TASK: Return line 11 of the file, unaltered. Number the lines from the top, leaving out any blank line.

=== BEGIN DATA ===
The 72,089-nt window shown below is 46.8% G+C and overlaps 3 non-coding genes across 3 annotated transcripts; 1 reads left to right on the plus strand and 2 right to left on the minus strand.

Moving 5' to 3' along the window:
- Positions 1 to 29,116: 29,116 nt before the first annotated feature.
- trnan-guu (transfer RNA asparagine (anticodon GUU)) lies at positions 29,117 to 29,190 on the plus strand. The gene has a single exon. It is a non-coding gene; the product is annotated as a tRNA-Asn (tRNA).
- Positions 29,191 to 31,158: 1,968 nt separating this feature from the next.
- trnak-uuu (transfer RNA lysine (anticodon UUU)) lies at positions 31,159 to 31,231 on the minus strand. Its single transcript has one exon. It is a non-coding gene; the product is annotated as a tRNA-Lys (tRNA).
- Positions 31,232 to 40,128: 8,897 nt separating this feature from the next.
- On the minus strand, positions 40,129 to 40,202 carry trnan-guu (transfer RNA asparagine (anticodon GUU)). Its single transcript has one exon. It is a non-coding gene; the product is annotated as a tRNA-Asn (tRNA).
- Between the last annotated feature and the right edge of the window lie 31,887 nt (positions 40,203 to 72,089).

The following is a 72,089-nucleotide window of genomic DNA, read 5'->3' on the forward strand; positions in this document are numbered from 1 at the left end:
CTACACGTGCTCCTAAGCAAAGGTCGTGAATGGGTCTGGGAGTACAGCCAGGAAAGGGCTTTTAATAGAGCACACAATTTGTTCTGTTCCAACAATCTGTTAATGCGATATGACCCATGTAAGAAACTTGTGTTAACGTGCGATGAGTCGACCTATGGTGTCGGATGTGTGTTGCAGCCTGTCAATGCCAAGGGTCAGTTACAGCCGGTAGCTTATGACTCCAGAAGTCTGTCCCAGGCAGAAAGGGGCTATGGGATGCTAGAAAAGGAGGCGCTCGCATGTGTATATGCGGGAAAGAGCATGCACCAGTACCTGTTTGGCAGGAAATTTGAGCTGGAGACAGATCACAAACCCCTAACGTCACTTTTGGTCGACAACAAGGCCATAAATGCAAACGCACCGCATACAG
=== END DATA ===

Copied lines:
CTACACGTGCTCCTAAGCAAAGGTCGTGAATGGGTCTGGGAGTACAGCCAGGAAAGGGCTTTTAATAGAGCACACAATTTGTTCTGTTCCAACAATCTGTTAATGCGATATGACCCATGTAAGAAACTTGTGTTAACGTGCGATGAGTCGACCTATGGTGTCGGATGTGTGTTGCAGCCTGTCAATGCCAAGGGTCAGTTACAGCCGGTAGCTTATGACTCCAGAAGTCTGTCCCAGGCAGAAAGGGGCTATGGGATGCTAGAAAAGGAGGCGCTCGCATGTGTATATGCGGGAAAGAGCATGCACCAGTACCTGTTTGGCAGGAAATTTGAGCTGGAGACAGATCACAAACCCCTAACGTCACTTTTGGTCGACAACAAGGCCATAAATGCAAACGCACCGCATACAG